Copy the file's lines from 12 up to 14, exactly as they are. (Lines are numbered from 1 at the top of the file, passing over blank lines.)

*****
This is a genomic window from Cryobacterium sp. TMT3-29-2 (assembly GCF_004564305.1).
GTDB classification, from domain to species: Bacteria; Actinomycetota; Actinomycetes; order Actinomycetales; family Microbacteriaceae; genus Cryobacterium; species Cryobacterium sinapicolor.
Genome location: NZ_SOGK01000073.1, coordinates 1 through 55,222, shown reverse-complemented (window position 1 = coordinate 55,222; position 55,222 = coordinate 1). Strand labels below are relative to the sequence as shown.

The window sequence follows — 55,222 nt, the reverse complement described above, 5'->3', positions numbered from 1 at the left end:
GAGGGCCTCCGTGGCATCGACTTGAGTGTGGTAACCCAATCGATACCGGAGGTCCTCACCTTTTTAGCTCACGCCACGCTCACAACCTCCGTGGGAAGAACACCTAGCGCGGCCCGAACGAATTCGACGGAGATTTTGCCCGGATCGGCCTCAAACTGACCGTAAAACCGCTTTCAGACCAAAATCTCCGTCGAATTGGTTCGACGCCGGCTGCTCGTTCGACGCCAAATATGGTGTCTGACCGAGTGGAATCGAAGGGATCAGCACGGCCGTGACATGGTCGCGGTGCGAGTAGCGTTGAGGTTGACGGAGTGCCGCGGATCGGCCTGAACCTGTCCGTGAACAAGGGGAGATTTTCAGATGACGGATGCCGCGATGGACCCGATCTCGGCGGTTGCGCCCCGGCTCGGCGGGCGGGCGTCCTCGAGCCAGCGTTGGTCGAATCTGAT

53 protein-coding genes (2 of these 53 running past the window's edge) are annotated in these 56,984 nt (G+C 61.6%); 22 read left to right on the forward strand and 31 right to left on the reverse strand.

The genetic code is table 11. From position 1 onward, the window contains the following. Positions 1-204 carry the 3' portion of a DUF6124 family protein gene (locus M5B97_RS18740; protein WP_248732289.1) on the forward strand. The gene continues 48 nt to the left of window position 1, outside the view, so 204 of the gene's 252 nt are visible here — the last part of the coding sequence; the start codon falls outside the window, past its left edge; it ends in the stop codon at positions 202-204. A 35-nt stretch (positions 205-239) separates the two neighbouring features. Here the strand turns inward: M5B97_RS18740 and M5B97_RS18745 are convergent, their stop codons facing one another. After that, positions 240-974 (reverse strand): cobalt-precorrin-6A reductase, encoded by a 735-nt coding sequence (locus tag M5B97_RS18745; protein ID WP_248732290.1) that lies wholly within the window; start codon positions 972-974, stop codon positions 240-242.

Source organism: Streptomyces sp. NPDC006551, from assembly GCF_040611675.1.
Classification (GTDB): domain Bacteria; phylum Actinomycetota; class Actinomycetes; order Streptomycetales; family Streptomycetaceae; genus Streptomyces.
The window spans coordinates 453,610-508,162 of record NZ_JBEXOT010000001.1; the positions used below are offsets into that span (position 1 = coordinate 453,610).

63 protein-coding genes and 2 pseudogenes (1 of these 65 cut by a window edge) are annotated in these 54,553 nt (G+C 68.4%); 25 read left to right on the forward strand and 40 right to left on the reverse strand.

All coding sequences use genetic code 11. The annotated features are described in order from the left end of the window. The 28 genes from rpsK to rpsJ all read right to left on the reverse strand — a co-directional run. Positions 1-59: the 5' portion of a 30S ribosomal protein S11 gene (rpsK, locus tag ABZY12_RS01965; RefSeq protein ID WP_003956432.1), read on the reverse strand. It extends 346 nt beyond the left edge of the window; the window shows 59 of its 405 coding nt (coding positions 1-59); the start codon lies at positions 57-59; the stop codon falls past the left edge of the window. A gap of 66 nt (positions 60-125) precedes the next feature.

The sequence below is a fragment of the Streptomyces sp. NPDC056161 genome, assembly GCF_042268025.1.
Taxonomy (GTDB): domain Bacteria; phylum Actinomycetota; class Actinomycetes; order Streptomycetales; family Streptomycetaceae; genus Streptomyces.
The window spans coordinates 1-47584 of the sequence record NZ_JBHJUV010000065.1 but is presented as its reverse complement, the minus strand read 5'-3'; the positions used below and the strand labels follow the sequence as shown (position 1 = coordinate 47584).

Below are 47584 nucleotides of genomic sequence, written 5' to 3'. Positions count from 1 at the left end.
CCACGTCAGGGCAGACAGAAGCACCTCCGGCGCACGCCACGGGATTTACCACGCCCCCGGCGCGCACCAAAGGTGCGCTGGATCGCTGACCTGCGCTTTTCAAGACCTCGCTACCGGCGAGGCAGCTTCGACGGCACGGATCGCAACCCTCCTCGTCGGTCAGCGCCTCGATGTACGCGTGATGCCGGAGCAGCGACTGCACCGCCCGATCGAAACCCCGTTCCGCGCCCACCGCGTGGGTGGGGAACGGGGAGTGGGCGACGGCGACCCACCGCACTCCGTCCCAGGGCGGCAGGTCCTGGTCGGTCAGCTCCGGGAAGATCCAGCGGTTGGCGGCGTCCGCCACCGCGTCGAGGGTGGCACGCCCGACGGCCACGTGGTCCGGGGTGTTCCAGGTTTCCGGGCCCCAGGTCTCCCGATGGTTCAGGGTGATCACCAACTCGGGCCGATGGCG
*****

All coding sequences use genetic code 11. The annotated features are described in order from the left end of the window. The 28 genes from rpsK to rpsJ all read right to left on the reverse strand — a co-directional run. Positions 1-59: the 5' portion of a 30S ribosomal protein S11 gene (rpsK, locus tag ABZY12_RS01965; RefSeq protein ID WP_003956432.1), read on the reverse strand. It extends 346 nt beyond the left edge of the window; the window shows 59 of its 405 coding nt (coding positions 1-59); the start codon lies at positions 57-59; the stop codon falls past the left edge of the window. A gap of 66 nt (positions 60-125) precedes the next feature.

The sequence below is a fragment of the Streptomyces sp. NPDC056161 genome, assembly GCF_042268025.1.
Taxonomy (GTDB): domain Bacteria; phylum Actinomycetota; class Actinomycetes; order Streptomycetales; family Streptomycetaceae; genus Streptomyces.